Thus, the future of America is shaped differently by these two great classes, these two great forces, not only at war with external enemies (communism, fascism, and Nazism) but also with each other since moral character is learned and trained and never a continuous given. America will either be a God-believing, moral, and sacrificial nation girded by the pillars of faith and family or become a godless, amoral (relativistic), and hedonistic nation that surrenders everything to state bureaucracy managed by the intelligentsia.
This loss of faith, family, and sacrifice for Sheen was of great concern because the survival of democracy — which is nurtured on faith, moral virtue, and sacrifice as the Founding Fathers knew — was a weakling compared to the totalitarian regimes of Europe and the Soviet Union, which could call upon their disciples with the mystical appeal of eschatological utopianism inherent to their ideologies. “Totalitarian states,” Sheen writes, “can more readily appeal to sacrifice than some democracies, for having imbued their people with a diabolical mysticism and having infused them with a false fervor, they are ready to deny themselves for a future glory.”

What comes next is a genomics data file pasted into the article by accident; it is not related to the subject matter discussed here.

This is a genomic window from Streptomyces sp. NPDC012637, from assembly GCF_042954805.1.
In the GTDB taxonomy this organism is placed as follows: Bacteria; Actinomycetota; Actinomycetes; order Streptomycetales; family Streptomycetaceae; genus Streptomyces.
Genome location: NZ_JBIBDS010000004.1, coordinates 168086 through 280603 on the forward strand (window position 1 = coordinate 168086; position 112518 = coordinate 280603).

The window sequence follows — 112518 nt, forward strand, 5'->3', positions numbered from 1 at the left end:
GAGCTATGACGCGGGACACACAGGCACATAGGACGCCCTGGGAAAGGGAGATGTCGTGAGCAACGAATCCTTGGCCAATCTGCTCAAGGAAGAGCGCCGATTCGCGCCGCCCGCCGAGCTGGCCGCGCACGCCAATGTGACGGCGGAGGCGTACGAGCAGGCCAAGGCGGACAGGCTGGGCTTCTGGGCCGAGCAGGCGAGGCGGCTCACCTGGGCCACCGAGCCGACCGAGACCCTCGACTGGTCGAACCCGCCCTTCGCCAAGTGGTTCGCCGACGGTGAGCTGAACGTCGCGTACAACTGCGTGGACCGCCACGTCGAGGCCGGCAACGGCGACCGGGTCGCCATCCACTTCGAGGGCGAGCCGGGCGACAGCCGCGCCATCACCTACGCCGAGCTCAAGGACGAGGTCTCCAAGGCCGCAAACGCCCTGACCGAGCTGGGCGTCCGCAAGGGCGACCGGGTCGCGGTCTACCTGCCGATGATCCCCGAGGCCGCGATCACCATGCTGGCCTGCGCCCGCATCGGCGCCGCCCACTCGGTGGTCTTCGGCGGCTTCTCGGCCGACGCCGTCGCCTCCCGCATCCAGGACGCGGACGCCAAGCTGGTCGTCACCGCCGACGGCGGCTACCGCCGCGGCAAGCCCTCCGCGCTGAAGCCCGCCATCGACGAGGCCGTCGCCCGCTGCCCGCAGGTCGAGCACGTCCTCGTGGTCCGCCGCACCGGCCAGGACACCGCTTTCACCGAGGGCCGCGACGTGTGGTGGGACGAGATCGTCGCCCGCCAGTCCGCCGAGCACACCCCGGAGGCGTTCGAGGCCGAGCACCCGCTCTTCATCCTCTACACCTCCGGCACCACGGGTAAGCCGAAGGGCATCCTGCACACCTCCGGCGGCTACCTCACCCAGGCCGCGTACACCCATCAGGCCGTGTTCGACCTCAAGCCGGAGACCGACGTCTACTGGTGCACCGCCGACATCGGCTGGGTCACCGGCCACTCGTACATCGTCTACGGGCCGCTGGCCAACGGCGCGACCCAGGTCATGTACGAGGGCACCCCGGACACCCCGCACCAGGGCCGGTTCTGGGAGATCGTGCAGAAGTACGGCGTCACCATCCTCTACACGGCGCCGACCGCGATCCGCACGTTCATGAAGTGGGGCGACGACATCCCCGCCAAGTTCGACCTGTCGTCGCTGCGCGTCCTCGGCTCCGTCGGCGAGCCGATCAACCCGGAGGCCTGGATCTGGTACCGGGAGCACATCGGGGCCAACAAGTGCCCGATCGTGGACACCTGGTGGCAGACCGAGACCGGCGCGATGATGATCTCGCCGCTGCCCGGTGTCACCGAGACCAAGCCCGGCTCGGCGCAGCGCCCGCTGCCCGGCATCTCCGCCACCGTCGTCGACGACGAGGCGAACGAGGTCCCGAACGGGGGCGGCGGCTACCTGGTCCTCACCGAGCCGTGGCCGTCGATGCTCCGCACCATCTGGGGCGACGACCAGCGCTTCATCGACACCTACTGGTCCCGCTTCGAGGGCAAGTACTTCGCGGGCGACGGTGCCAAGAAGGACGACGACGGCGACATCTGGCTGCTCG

This diabolical mysticism and ability to project a utopia into the future that slaves of totalitarian regimes sacrifice for stands in contrast to the moral relativism and weakness within democracies fostered by the amoral education of the intelligentsia. “But when democracies lose the spirit of religion,” Sheen writes, “they have no fulcrum for self-sacrifice.” Sheen also notes, “The preservation of America is conditioned upon discipline and self-sacrifice, but since these are inseparable from religion and morality, the future of America depends on Americans’ attitude toward God.”